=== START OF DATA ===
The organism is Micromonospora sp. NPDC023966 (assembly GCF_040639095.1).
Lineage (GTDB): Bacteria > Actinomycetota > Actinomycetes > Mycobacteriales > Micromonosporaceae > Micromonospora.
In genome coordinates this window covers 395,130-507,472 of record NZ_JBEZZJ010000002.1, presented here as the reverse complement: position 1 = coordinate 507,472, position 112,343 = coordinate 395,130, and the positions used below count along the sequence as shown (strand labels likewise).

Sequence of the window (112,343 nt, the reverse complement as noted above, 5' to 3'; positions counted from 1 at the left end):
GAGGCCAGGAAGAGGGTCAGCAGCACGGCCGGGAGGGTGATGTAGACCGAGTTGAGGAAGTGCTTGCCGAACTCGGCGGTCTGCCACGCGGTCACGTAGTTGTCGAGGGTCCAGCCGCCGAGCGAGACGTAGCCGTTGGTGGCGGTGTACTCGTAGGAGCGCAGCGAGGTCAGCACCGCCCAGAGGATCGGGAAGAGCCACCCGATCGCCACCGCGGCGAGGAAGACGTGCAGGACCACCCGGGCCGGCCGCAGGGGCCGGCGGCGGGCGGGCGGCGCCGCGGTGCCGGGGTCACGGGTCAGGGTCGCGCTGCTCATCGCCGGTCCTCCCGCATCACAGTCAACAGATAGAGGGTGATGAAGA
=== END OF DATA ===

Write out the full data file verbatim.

The organism is Micromonospora sp. NPDC023966 (assembly GCF_040639095.1).
Lineage (GTDB): Bacteria > Actinomycetota > Actinomycetes > Mycobacteriales > Micromonosporaceae > Micromonospora.
In genome coordinates this window covers 395,130-507,472 of record NZ_JBEZZJ010000002.1, presented here as the reverse complement: position 1 = coordinate 507,472, position 112,343 = coordinate 395,130, and the positions used below count along the sequence as shown (strand labels likewise).

Sequence of the window (112,343 nt, the reverse complement as noted above, 5' to 3'; positions counted from 1 at the left end):
GAGGCCAGGAAGAGGGTCAGCAGCACGGCCGGGAGGGTGATGTAGACCGAGTTGAGGAAGTGCTTGCCGAACTCGGCGGTCTGCCACGCGGTCACGTAGTTGTCGAGGGTCCAGCCGCCGAGCGAGACGTAGCCGTTGGTGGCGGTGTACTCGTAGGAGCGCAGCGAGGTCAGCACCGCCCAGAGGATCGGGAAGAGCCACCCGATCGCCACCGCGGCGAGGAAGACGTGCAGGACCACCCGGGCCGGCCGCAGGGGCCGGCGGCGGGCGGGCGGCGCCGCGGTGCCGGGGTCACGGGTCAGGGTCGCGCTGCTCATCGCCGGTCCTCCCGCATCACAGTCAACAGATAGAGGGTGATGAAGA